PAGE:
Is Murray Gold chanelling the Star Wars
score at times this week? Anyway, the last two weeks on Doctor Who
have been a bit of a swap-round in what you'd expect from the two writers: Richard Curtis taking on the Celebrity Historical that's been Gareth Roberts' specialty in recent years, while the latter gives us a sitcom/romcom this week with "The Lodger."
Everyone, myself included, seems to have been dreading this episode since it guest-stars the ubiquitous James Corden, who didn't help things by reminding the world how obnoxious he can be
only a few days ago¹. Fortunately this week's episode reminded everyone of why James Corden became a star in the first place, as when he's acting he can be incredibly loveable. I was at least encouraged when I saw Daisy Haggard in the trailer as I like her, and indeed the two of them have good chemistry and make for a nice guest couple.
But despite the focus on the guest stars this week it's still Matt Smith's episode, and in trying to pretend he's a regular human he confirms what I've been saying about how he's the most explicitly alien Doctor since Tom Baker. Of the 21st-Century Doctors, if Nine was the one who didn't do domestic, while Ten was having Christmas dinner with the Tylers within hours of regenerating, Eleven is more than happy to do domestic, but entirely on his own terms. I'm not going to use "Human Nature" as a comparison because the Doctor actually was
human there so it's an unfair one, but even as himself you can imagine the Tenth fitting in with humans a lot more easily than this. Loads of great moments where Eleven's just slightly off with 2010 Earth habits, like the air-kissing, putting a customer on hold to eat a biscuit, paying the rent with far too much money, but my absolute favourite has to be his hugely inappropriate "Oncoming Storm" speech about the football team "annihilating" their opponents. There's also several little callbacks to scenes in both the "classic" series and the revived one; the Doctor singing in the shower like Jon Pertwee, tea as a miracle cure like in "The Christmas Invasion," (I love the Charles'n'Di teapot) and the Doctor being instantly good at sports (Davison's cricket being replaced by football, understandably since Matt Smith was nearly a pro before being injured and turning to acting.) And yet again we have an episode this series that features the image of at least one former Doctor ("The Eleventh Hour," "Vampires of Venice," "Vincent and the Doctor" and now this, am I missing any?) I wonder if this is just an ongoing attempt to tie everything together in viewers' minds or if it's building up to something in the finale? Since the past Doctor who's appeared most often in these flashbacks is Hartnell, I'm guessing we shouldn't
expect him to make a surprise reappearance, what with the whole been-dead-for-decades thing. There's also a fair share of in-jokes, like the 11 on the back of his football shirt, and apparently the rude customer Mr Lang is a shout-out to the owner of lowculture
(whose day-job is Doctor Who
As for the story it's probably best not to go into it too much, although the implication that someone's trying to build a TARDIS could once again be relevant to the finale. Given that this is a series that makes kids dream of going to magical faraway places, it's a bit weird that the only people safe are those who have very limited ambitions in that regard, but it's interesting (in the ongoing theme of this being a Doctor who puts people into danger) that it's the Doctor widening Sophie's horizons that makes her a candidate for the spaceship to almost destroy. Basically though this is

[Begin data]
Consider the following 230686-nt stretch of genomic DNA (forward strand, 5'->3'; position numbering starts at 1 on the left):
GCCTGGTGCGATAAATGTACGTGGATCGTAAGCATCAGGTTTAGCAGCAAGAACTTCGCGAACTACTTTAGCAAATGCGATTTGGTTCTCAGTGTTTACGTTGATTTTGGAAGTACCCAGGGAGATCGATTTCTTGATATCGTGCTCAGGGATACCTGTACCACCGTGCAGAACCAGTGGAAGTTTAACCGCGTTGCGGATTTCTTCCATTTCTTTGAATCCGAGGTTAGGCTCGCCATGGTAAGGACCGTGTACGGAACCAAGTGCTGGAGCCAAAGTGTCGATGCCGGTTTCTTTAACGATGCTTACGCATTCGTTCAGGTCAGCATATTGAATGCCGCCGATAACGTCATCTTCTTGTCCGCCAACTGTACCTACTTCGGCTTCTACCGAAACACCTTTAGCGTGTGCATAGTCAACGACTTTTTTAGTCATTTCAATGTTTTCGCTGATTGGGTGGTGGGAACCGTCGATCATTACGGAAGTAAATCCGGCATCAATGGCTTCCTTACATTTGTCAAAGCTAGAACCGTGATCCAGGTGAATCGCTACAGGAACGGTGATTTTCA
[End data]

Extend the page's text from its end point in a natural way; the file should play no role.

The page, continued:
the sitcom episode, and Roberts more than delivers on that score, softening us up before the big epic ending that's hopefully on its way in the next fortnight.
Oh, and the Doctor being able to talk to cats: I imagine there'll be people who find that twee but considering how TARDIS travellers' linguistic abilities have been explained in the past, I'd find it wrong if the Doctor (and, strictly speaking, every companion plus anyone who's made even one TARDIS trip in time²) couldn't communicate with animals - the TARDIS gives them the ability to telepathically communicate with any species on any planet, I don't see why that should be restricted to a planet's dominant species.
One final thing on a production note, since there was so little of Amy Pond this week I'm surprised that this episode was done this year, when the Christmas Special had been produced by an entirely separate production team, and not put back to next year. It seems to me like an ideal candidate for the usual "double-banking" shoot, if they did it in the style of Series 4, with one "Doctor-lite" and one "companion-lite" episode. But maybe in terms of tone they felt this needed to go here in the sequence. Oh and one final, final, final thing: Like "Blink" and the "Human Nature" episodes, this is another successful episode that was adapted from a story the writer had originally done in a different format (in this case a comic strip starring the Tenth Doctor and Mickey Smith.)
¹it's not like Sir Patrick Stewart came across well there either, but Corden still
managed to be worse
²although I can also see the argument for why former companions might lose that ability after they've stopped travelling, provided the TARDIS isn't currently in their space/time zone